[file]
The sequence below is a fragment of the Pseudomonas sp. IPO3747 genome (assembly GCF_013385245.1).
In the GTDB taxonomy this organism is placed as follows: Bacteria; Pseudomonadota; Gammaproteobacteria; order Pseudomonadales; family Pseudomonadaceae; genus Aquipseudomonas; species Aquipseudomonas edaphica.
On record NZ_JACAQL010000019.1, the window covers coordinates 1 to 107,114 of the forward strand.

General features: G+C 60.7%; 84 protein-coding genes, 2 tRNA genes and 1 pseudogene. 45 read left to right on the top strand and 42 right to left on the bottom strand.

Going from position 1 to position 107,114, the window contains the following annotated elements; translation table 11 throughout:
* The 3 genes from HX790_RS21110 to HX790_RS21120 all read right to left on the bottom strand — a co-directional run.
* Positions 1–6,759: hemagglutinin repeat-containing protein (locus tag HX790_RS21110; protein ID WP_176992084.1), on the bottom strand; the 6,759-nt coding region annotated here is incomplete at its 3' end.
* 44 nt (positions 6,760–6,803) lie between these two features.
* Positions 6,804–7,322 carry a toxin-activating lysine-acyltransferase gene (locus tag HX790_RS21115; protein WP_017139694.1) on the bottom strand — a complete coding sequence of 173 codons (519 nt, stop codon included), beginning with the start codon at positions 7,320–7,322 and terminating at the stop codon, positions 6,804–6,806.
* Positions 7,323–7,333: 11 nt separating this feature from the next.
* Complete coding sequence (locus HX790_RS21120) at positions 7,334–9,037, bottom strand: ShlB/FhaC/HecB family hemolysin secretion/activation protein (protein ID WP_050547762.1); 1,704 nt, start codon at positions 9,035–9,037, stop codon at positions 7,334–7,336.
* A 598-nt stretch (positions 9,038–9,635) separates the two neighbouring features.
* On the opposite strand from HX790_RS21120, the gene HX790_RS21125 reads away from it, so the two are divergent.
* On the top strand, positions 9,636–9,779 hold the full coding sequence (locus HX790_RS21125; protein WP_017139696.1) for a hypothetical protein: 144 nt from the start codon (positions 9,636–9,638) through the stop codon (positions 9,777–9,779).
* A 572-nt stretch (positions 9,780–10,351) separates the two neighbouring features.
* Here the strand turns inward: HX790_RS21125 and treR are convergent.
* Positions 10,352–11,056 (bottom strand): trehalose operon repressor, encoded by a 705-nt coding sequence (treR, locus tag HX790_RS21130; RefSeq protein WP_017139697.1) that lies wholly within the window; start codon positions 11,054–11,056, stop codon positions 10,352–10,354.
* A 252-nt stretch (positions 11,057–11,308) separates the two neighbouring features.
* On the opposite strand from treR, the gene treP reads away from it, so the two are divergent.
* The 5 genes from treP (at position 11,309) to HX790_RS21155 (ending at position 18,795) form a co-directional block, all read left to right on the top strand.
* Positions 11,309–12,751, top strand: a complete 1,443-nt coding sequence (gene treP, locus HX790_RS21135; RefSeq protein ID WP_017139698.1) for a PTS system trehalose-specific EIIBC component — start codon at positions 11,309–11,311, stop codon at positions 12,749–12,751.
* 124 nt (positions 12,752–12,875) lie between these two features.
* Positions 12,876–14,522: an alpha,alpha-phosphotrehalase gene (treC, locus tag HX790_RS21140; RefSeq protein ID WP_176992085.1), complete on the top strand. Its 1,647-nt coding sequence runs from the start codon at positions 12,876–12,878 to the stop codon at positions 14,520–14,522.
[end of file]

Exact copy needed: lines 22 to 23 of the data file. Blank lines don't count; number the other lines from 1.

* 124 nt (positions 12,752–12,875) lie between these two features.
* Positions 12,876–14,522: an alpha,alpha-phosphotrehalase gene (treC, locus tag HX790_RS21140; RefSeq protein ID WP_176992085.1), complete on the top strand. Its 1,647-nt coding sequence runs from the start codon at positions 12,876–12,878 to the stop codon at positions 14,520–14,522.